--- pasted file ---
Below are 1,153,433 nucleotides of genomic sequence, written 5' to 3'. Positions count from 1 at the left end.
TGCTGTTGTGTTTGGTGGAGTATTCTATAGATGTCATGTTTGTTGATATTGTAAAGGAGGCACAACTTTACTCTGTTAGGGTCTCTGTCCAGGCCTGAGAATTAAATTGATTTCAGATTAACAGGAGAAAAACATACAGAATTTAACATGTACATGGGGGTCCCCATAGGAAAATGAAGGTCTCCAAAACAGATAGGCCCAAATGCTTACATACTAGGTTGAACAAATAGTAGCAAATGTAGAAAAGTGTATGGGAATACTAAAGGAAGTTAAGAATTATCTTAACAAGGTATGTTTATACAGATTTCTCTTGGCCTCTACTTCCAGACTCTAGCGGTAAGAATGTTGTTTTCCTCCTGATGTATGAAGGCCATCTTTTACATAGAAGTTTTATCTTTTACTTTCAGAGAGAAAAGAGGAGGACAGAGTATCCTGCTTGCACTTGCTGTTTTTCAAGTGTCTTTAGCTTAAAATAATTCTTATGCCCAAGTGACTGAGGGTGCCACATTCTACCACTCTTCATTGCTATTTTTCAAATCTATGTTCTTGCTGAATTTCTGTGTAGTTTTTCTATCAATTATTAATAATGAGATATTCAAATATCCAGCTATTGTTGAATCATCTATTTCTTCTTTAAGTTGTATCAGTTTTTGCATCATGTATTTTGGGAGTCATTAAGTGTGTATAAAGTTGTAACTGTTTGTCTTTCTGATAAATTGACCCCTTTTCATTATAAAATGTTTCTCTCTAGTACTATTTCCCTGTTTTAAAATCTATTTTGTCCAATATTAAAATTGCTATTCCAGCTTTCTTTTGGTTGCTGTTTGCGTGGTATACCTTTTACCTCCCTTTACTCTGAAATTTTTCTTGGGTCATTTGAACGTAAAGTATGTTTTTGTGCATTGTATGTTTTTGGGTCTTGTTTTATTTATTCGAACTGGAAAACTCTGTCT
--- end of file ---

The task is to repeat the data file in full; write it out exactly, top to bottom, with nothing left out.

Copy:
Below are 1,153,433 nucleotides of genomic sequence, written 5' to 3'. Positions count from 1 at the left end.
TGCTGTTGTGTTTGGTGGAGTATTCTATAGATGTCATGTTTGTTGATATTGTAAAGGAGGCACAACTTTACTCTGTTAGGGTCTCTGTCCAGGCCTGAGAATTAAATTGATTTCAGATTAACAGGAGAAAAACATACAGAATTTAACATGTACATGGGGGTCCCCATAGGAAAATGAAGGTCTCCAAAACAGATAGGCCCAAATGCTTACATACTAGGTTGAACAAATAGTAGCAAATGTAGAAAAGTGTATGGGAATACTAAAGGAAGTTAAGAATTATCTTAACAAGGTATGTTTATACAGATTTCTCTTGGCCTCTACTTCCAGACTCTAGCGGTAAGAATGTTGTTTTCCTCCTGATGTATGAAGGCCATCTTTTACATAGAAGTTTTATCTTTTACTTTCAGAGAGAAAAGAGGAGGACAGAGTATCCTGCTTGCACTTGCTGTTTTTCAAGTGTCTTTAGCTTAAAATAATTCTTATGCCCAAGTGACTGAGGGTGCCACATTCTACCACTCTTCATTGCTATTTTTCAAATCTATGTTCTTGCTGAATTTCTGTGTAGTTTTTCTATCAATTATTAATAATGAGATATTCAAATATCCAGCTATTGTTGAATCATCTATTTCTTCTTTAAGTTGTATCAGTTTTTGCATCATGTATTTTGGGAGTCATTAAGTGTGTATAAAGTTGTAACTGTTTGTCTTTCTGATAAATTGACCCCTTTTCATTATAAAATGTTTCTCTCTAGTACTATTTCCCTGTTTTAAAATCTATTTTGTCCAATATTAAAATTGCTATTCCAGCTTTCTTTTGGTTGCTGTTTGCGTGGTATACCTTTTACCTCCCTTTACTCTGAAATTTTTCTTGGGTCATTTGAACGTAAAGTATGTTTTTGTGCATTGTATGTTTTTGGGTCTTGTTTTATTTATTCGAACTGGAAAACTCTGTCT